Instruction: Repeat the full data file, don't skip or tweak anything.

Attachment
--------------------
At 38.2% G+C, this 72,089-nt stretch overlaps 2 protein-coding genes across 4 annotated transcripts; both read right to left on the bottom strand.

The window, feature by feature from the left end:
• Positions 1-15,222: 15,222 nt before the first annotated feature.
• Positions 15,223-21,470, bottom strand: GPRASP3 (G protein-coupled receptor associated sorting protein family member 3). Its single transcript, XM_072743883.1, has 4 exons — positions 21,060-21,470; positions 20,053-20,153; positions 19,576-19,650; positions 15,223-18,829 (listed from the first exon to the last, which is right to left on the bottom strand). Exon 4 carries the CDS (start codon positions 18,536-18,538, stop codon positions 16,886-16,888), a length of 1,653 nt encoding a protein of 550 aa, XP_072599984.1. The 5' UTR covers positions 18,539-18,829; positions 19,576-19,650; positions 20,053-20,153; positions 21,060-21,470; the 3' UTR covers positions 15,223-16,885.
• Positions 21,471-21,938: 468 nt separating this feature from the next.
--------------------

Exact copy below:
At 38.2% G+C, this 72,089-nt stretch overlaps 2 protein-coding genes across 4 annotated transcripts; both read right to left on the bottom strand.

The window, feature by feature from the left end:
• Positions 1-15,222: 15,222 nt before the first annotated feature.
• Positions 15,223-21,470, bottom strand: GPRASP3 (G protein-coupled receptor associated sorting protein family member 3). Its single transcript, XM_072743883.1, has 4 exons — positions 21,060-21,470; positions 20,053-20,153; positions 19,576-19,650; positions 15,223-18,829 (listed from the first exon to the last, which is right to left on the bottom strand). Exon 4 carries the CDS (start codon positions 18,536-18,538, stop codon positions 16,886-16,888), a length of 1,653 nt encoding a protein of 550 aa, XP_072599984.1. The 5' UTR covers positions 18,539-18,829; positions 19,576-19,650; positions 20,053-20,153; positions 21,060-21,470; the 3' UTR covers positions 15,223-16,885.
• Positions 21,471-21,938: 468 nt separating this feature from the next.